Sex-Ratio Variation in Marsupials
Australian Journal of Zoology
37(3) 467 - 479
Many marsupials produce sex ratios biased towards male or female young. In several cases these changes are comfortably accommodated in the existing theory of sex allocation. Local resource competition and the Trivers-Willard hypothesis have been usefully applied to several data sets, and preliminary experimental work has supported the main tenets of theory. By contrast, several data sets lack explanation, and provide challenges to theoreticians. The high frequency of bias in marsupials does not result from data-dredging, as bias is usually reported in descriptive accounts of marsupial reproduction, without recourse to any theoretical or mechanistic explanations. It is not possible to distinguish whether the marsupial mode of reproduction is well suited to manipulate sex allocation, or whether it facilitates measurement of biased sex allocation. As for most eutherians and birds, the mechanism of prenatal sex allocation is unknown for any marsupial. However, the current interest in sex-determining mechanisms in marsupials suggests a profitable avenue for collaboration between geneticists, physiologists and evolutionary ecologists.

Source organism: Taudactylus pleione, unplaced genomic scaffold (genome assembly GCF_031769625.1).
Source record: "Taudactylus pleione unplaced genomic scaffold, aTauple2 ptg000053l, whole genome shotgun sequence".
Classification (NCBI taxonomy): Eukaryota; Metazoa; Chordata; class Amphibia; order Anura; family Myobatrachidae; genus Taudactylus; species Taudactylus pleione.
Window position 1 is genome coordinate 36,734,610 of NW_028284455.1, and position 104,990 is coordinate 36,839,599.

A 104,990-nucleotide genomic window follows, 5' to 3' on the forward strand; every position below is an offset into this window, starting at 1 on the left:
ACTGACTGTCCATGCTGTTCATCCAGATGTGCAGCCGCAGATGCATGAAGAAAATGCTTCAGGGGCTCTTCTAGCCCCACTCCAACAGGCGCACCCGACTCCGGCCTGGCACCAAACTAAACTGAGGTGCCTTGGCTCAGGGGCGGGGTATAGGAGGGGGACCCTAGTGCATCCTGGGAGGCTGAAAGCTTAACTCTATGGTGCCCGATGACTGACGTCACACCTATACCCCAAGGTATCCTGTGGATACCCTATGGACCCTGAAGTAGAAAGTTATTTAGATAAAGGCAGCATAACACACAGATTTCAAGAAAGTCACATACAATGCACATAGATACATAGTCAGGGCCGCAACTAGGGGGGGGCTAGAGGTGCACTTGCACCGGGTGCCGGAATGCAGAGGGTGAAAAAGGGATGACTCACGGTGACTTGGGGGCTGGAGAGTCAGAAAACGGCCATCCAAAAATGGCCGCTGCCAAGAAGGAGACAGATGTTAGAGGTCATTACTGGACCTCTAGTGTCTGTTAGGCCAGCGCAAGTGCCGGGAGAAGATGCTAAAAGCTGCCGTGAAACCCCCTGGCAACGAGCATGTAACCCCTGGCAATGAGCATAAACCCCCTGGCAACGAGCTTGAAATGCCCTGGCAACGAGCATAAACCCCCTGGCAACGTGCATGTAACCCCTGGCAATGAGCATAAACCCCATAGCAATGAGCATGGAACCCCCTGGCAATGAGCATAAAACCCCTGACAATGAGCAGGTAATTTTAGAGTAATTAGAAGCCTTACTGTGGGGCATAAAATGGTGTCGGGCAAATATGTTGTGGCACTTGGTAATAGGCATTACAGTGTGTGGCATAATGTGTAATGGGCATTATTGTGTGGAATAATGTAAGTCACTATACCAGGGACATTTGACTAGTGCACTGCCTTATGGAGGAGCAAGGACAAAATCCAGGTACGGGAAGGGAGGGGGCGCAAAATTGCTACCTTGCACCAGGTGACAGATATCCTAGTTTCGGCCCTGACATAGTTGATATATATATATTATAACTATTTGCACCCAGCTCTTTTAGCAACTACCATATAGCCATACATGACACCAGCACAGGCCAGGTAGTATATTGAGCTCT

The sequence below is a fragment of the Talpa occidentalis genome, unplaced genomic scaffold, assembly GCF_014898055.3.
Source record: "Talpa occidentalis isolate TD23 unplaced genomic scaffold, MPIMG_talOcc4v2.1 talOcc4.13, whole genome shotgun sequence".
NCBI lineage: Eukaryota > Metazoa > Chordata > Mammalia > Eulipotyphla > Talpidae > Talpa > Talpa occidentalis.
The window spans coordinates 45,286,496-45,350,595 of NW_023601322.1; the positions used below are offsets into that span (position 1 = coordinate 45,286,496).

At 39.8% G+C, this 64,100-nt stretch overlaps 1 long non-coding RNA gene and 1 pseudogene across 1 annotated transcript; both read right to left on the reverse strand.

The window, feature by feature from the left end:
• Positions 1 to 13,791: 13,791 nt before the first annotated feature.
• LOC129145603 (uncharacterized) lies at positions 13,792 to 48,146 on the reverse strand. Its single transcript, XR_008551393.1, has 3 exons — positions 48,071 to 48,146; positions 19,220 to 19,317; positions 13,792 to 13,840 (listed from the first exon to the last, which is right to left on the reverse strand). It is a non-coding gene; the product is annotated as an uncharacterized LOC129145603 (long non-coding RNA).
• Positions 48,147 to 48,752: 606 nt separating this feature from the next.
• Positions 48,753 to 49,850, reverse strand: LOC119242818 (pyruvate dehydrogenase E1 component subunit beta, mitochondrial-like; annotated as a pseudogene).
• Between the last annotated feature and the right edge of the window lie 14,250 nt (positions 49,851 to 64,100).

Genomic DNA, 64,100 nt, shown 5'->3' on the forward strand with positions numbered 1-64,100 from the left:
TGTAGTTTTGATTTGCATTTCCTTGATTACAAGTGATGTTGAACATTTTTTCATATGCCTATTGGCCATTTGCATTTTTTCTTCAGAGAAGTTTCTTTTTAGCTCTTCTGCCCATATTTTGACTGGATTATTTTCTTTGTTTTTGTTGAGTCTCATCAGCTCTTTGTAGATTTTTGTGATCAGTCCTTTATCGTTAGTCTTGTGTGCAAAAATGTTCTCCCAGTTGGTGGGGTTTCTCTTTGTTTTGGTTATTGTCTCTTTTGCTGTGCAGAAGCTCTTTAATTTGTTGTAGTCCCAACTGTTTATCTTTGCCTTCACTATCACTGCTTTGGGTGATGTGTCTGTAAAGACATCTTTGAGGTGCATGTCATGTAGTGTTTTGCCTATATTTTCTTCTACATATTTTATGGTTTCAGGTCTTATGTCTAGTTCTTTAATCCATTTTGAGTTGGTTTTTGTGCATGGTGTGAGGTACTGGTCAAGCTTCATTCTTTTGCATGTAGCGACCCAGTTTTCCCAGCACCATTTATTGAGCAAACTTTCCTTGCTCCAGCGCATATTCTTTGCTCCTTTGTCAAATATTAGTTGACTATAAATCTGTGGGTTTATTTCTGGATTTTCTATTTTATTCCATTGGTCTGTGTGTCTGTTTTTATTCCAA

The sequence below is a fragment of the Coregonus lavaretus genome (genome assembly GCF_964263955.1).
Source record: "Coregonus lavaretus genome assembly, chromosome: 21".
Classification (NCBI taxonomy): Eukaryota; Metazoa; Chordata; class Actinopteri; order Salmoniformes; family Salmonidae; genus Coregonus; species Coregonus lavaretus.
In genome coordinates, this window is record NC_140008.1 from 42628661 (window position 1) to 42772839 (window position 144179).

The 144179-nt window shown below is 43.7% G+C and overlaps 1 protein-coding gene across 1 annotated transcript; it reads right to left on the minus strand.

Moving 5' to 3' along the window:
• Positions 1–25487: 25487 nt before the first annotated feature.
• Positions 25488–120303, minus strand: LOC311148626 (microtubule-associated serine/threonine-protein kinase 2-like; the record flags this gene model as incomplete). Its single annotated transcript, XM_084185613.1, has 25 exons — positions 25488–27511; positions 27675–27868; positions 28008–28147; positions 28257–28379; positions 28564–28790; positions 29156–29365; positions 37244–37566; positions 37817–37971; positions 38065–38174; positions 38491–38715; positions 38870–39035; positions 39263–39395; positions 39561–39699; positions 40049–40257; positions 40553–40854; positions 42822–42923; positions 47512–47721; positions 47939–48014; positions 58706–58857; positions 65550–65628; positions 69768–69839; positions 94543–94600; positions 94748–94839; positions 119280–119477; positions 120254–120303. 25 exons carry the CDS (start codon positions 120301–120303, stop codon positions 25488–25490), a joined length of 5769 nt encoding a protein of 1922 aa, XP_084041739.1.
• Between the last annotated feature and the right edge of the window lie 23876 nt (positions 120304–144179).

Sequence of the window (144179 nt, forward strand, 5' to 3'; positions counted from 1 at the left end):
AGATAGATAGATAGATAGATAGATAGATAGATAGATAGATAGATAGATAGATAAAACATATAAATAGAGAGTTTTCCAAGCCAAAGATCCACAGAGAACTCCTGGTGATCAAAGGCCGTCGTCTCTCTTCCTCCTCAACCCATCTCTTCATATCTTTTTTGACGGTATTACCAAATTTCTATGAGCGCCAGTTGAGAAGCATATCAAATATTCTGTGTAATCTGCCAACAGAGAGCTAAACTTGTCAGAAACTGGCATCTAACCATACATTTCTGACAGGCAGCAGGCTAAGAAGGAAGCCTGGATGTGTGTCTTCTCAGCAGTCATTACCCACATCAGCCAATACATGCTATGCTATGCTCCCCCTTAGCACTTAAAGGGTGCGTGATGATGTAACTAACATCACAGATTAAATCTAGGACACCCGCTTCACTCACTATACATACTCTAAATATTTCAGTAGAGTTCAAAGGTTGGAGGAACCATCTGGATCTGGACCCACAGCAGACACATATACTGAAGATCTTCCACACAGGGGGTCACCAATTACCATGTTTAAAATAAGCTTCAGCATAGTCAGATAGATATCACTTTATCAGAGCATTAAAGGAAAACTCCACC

Full text doi:10.1071/ZO9890467
© CSIRO 1989